The Dim-Post

November 26, 2016

Room at the top

Filed under: Uncategorized — danylmc @ 6:12 am

Via the Herald:

Thirty-three of New Zealand’s most senior editors have urged the Commerce Commission to rethink its plan to reject the NZME-Fairfax merger. They are at loggerheads with a group of 11 former editors who say the Commerce Commission got it right.

Thirty-three senior editors seems like quite a lot of editors for two media companies who have sacked their subs and most of their actual reporters. A few years ago a friend of mine was working at Fairfax, on one of the late shifts. Some major news event had happened, and she was the only reporter in the office, but the news editor, the group editor, the Stuff editor and the Dom-Post editor were all clustered around her desk demanding copy.

What I’ve also been reading

Filed under: books — danylmc @ 5:55 am

I’ve read a lot of Ballard this year. Early on in his career he wrote two collections of linked short stories: Vermilion Sands and The Drowned World. They’re excellent. A lot better than Crash or High Rise, although you should probably read Crash anyway. (I still haven’t read Empire of the Sun.) Back in 1970 he said:

A lot of my prophecies about the alienated society are going to come true … Everybody’s going to be starring in their own porno films as extensions of the polaroid camera. Electronic aids, particularly domestic computers, will help the inner migration, the opting out of reality. Reality is no longer going to be the stuff out there, but the stuff inside your head. It’s going to be commercial and nasty at the same time.

I also read the Issacson biography of Steve Jobs. Bono is in it a lot, which I found a bit surprising.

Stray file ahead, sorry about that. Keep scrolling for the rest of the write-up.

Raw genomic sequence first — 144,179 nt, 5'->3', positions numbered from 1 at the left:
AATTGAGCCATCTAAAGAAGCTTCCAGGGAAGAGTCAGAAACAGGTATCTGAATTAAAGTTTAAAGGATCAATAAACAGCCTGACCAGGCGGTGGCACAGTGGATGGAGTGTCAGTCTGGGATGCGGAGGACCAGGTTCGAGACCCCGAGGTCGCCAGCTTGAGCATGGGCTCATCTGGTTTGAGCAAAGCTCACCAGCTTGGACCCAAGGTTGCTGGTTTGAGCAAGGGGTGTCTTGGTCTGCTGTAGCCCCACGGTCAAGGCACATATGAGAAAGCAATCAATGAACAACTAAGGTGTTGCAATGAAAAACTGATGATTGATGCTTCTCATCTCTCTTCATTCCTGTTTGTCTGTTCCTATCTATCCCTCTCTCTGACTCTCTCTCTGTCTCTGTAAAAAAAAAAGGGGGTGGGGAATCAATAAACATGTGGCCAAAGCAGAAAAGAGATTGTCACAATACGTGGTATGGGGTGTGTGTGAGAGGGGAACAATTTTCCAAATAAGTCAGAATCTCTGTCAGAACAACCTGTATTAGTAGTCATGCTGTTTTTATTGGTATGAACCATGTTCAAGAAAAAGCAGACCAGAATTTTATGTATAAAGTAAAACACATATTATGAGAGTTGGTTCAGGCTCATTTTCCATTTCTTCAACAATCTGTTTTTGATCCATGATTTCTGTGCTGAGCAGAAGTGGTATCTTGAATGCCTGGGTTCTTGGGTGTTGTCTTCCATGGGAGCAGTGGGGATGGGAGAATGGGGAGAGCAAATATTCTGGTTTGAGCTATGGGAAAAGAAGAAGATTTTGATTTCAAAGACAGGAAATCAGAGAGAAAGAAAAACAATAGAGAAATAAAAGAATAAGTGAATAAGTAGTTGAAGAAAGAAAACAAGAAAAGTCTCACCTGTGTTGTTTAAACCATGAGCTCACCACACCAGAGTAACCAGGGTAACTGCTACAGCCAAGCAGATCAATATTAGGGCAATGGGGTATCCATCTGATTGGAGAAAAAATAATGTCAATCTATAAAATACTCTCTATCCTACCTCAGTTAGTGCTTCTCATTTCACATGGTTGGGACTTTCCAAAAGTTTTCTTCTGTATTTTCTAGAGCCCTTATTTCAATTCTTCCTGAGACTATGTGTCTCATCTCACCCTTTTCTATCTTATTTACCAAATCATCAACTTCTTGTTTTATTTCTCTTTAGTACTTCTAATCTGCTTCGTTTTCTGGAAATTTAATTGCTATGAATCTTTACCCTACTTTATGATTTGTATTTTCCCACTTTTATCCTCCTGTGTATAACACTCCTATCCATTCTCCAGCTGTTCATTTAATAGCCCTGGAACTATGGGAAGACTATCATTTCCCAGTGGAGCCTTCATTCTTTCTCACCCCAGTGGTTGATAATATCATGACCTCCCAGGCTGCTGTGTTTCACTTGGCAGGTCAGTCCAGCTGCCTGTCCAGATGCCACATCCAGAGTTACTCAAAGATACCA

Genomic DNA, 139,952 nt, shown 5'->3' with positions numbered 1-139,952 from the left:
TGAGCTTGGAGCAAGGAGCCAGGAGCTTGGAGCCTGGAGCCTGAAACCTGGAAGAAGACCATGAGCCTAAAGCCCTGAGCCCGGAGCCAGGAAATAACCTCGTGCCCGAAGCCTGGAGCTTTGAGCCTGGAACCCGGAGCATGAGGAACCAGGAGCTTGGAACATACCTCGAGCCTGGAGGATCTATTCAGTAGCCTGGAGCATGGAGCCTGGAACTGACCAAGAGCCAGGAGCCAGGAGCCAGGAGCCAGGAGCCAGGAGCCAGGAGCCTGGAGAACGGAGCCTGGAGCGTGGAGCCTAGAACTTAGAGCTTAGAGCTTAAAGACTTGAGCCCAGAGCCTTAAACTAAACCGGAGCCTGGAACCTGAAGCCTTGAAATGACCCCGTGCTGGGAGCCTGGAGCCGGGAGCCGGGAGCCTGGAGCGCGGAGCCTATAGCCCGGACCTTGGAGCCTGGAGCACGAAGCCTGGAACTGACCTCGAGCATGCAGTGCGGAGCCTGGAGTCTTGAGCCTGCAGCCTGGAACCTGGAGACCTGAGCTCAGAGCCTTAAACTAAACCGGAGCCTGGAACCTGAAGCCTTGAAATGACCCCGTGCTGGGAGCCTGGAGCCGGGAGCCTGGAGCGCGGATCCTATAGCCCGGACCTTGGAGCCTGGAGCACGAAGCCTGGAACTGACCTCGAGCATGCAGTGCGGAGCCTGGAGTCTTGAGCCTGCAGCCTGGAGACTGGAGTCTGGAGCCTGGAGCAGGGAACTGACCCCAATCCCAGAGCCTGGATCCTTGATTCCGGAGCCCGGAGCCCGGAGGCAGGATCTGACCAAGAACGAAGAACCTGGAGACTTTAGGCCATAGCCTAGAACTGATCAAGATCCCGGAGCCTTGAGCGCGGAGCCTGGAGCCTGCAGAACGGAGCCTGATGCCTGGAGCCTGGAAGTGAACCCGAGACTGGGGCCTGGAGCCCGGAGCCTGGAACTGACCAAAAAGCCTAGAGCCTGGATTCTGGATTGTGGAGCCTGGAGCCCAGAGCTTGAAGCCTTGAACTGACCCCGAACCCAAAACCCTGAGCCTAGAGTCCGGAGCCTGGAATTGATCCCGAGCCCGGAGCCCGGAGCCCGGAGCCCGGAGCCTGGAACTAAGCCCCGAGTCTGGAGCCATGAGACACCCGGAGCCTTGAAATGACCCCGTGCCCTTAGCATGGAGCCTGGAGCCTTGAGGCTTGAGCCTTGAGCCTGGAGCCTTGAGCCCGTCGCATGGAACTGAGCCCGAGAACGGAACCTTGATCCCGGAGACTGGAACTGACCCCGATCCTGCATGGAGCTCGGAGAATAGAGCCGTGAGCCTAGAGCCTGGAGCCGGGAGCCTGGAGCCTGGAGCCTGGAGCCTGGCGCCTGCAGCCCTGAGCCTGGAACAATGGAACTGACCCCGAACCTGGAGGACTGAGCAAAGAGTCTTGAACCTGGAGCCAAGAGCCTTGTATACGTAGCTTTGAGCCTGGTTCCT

Jobs was so furious that Palm was hiring some of his former employees that he complained to Bono, who was a cofounder of a private equity group, led by the former Apple CFO Fred Anderson, that had bought a controlling stake in Palm.

Apparently most of Bono’s wealth – which is vast – comes from his equity investments. U2 are arguably the most fashionable band in the world to hate nowadays – partly because Bono is so annoying; partly because their old songs are so ubiquitous it’s hard to pay attention to them as actual music. Naturally this makes me sympathetic to them. I heard All I Want is You on the radio the other day, for the first time in a while, and it’s a beautiful song.

November 22, 2016

Quotes of the day

Filed under: Uncategorized — danylmc @ 6:04 pm

With the destruction of history, contemporary events themselves retreat into a remote and fabulous realm of unverifiable stories, uncheckable statistics, unlikely explanations and untenable reasoning

Guy Debord, writing about ‘post-truth politics’ back in 1968.

And I’m finally reading Peyton Place by Grace Metalious (this book gets name checked a lot in early Stephen King, and many of the scenes in ‘Salem’s Lot and It are borrowed directly from Metalious). It is exactly what I was in the mood for after all the Russian history and Marxist theory I’ve been reading all year. Sample quote:

20161122_094533

November 19, 2016

Supposing about Trump

Filed under: Uncategorized — danylmc @ 7:26 am

I’ve been thinking about this Frost poem recently:

We dance round in a ring and suppose,
But the Secret sits in the middle and knows.

I thought this Scott Alexander blog about the left ‘crying wolf’ about Trump’s victory was interesting. I don’t agree with his conclusions but he makes some important arguments.

I’ve read an awful lot of takes on what Trump will and/or won’t do, and I think one of the main reasons he’s frightening is that no one really knows what he’ll do. Will he be like Hitler! Or Reagan! Or Berlusconi? Or George W? Or Putin? Or some new and totally different thing? Who can tell? Maybe some of the people making wild guesses will turn out to be correct. But I’m really over all the punditry jeers about how bumbling and incompetent his transition is and how ineffective he’ll be in government. The exact same people spent a year laughing at how hopeless Trump’s campaign was and he left the entire US political establishment in a smoking ruin. Here’s a Hollywood reporter article on his instantly notorious strategist, Steve Bannon:

In a nascent administration that seems, at best, random in its beliefs, Bannon can seem to be not just a focused voice, but almost a messianic one: